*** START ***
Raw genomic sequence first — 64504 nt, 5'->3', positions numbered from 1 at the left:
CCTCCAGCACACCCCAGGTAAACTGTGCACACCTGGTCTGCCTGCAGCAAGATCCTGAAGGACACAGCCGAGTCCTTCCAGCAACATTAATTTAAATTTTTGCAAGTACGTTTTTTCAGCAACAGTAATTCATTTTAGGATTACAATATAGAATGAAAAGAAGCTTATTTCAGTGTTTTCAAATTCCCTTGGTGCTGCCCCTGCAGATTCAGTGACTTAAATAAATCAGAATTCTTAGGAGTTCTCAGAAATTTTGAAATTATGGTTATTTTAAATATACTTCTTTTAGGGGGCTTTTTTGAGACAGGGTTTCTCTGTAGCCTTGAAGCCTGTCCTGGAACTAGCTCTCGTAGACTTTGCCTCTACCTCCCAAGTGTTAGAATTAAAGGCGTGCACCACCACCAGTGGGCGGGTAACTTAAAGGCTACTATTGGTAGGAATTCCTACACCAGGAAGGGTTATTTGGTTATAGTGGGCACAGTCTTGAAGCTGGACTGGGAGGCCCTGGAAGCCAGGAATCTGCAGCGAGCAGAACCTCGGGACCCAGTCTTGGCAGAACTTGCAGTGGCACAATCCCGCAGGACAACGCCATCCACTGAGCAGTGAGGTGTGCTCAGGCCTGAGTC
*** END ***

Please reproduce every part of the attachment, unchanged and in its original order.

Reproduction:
Raw genomic sequence first — 64504 nt, 5'->3', positions numbered from 1 at the left:
CCTCCAGCACACCCCAGGTAAACTGTGCACACCTGGTCTGCCTGCAGCAAGATCCTGAAGGACACAGCCGAGTCCTTCCAGCAACATTAATTTAAATTTTTGCAAGTACGTTTTTTCAGCAACAGTAATTCATTTTAGGATTACAATATAGAATGAAAAGAAGCTTATTTCAGTGTTTTCAAATTCCCTTGGTGCTGCCCCTGCAGATTCAGTGACTTAAATAAATCAGAATTCTTAGGAGTTCTCAGAAATTTTGAAATTATGGTTATTTTAAATATACTTCTTTTAGGGGGCTTTTTTGAGACAGGGTTTCTCTGTAGCCTTGAAGCCTGTCCTGGAACTAGCTCTCGTAGACTTTGCCTCTACCTCCCAAGTGTTAGAATTAAAGGCGTGCACCACCACCAGTGGGCGGGTAACTTAAAGGCTACTATTGGTAGGAATTCCTACACCAGGAAGGGTTATTTGGTTATAGTGGGCACAGTCTTGAAGCTGGACTGGGAGGCCCTGGAAGCCAGGAATCTGCAGCGAGCAGAACCTCGGGACCCAGTCTTGGCAGAACTTGCAGTGGCACAATCCCGCAGGACAACGCCATCCACTGAGCAGTGAGGTGTGCTCAGGCCTGAGTC